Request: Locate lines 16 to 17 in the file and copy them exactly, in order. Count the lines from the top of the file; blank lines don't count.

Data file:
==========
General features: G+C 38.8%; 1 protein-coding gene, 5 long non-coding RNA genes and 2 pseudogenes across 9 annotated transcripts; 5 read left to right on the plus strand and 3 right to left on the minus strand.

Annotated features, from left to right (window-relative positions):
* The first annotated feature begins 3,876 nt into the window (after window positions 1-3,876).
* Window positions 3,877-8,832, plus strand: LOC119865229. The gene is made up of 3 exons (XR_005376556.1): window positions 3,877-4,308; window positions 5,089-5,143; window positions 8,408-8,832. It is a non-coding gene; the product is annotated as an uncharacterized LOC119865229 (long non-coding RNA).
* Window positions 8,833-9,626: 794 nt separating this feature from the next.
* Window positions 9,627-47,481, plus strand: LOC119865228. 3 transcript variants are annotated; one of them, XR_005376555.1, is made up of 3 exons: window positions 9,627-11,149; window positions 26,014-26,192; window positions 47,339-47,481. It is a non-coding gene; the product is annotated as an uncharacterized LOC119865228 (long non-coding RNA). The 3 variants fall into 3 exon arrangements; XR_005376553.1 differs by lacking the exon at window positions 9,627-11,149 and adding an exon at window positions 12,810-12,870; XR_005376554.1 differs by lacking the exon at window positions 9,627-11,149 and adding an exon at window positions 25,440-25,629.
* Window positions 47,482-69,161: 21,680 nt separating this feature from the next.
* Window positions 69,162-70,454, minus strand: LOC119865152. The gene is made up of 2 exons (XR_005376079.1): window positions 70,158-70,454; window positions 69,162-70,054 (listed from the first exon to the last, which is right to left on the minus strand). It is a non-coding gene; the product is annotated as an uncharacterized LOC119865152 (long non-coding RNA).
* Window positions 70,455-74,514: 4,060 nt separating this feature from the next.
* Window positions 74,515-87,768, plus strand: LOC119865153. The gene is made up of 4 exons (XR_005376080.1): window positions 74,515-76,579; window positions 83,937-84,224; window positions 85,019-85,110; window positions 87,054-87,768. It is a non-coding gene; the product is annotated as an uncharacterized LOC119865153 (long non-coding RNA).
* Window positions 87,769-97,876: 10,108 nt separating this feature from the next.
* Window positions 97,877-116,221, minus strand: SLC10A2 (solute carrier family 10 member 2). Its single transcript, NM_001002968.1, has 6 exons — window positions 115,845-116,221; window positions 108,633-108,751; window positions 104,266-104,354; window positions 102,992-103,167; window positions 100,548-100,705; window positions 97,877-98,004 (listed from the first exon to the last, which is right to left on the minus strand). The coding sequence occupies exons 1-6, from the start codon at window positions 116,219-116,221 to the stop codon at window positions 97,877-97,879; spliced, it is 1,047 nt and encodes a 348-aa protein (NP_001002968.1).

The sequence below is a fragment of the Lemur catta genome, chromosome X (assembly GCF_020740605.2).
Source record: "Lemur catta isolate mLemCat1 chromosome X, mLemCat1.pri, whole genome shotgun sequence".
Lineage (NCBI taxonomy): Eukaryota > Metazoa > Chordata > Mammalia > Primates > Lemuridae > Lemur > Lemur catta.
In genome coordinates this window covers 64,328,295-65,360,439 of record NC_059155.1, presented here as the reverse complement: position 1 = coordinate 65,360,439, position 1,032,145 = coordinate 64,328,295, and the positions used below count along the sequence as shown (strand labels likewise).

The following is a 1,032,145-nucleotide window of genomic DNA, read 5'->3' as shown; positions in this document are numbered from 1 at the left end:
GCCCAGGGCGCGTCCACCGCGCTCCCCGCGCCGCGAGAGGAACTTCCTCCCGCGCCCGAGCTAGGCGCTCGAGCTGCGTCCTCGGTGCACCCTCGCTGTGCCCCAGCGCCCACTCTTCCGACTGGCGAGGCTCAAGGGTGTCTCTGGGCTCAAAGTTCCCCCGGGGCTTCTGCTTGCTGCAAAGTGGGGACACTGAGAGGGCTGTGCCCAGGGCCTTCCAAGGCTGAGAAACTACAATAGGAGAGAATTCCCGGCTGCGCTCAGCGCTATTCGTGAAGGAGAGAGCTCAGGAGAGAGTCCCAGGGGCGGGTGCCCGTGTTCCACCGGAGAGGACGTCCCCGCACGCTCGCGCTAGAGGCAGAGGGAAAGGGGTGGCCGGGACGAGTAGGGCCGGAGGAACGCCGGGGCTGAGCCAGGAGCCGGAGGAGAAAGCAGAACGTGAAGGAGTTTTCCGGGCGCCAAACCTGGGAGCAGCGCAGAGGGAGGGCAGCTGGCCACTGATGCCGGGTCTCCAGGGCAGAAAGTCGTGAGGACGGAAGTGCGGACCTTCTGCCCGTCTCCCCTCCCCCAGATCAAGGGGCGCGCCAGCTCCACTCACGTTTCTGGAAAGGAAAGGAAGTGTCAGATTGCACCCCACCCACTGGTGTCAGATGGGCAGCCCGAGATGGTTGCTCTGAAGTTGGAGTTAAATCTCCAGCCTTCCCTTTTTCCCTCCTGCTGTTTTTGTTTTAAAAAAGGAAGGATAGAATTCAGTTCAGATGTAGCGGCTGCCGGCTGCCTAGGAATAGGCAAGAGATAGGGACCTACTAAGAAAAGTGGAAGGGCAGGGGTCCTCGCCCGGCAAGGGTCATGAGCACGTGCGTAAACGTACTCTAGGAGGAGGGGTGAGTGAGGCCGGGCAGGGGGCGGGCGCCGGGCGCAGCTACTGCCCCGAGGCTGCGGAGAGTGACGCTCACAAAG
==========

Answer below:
In genome coordinates this window covers 64,328,295-65,360,439 of record NC_059155.1, presented here as the reverse complement: position 1 = coordinate 65,360,439, position 1,032,145 = coordinate 64,328,295, and the positions used below count along the sequence as shown (strand labels likewise).

The following is a 1,032,145-nucleotide window of genomic DNA, read 5'->3' as shown; positions in this document are numbered from 1 at the left end: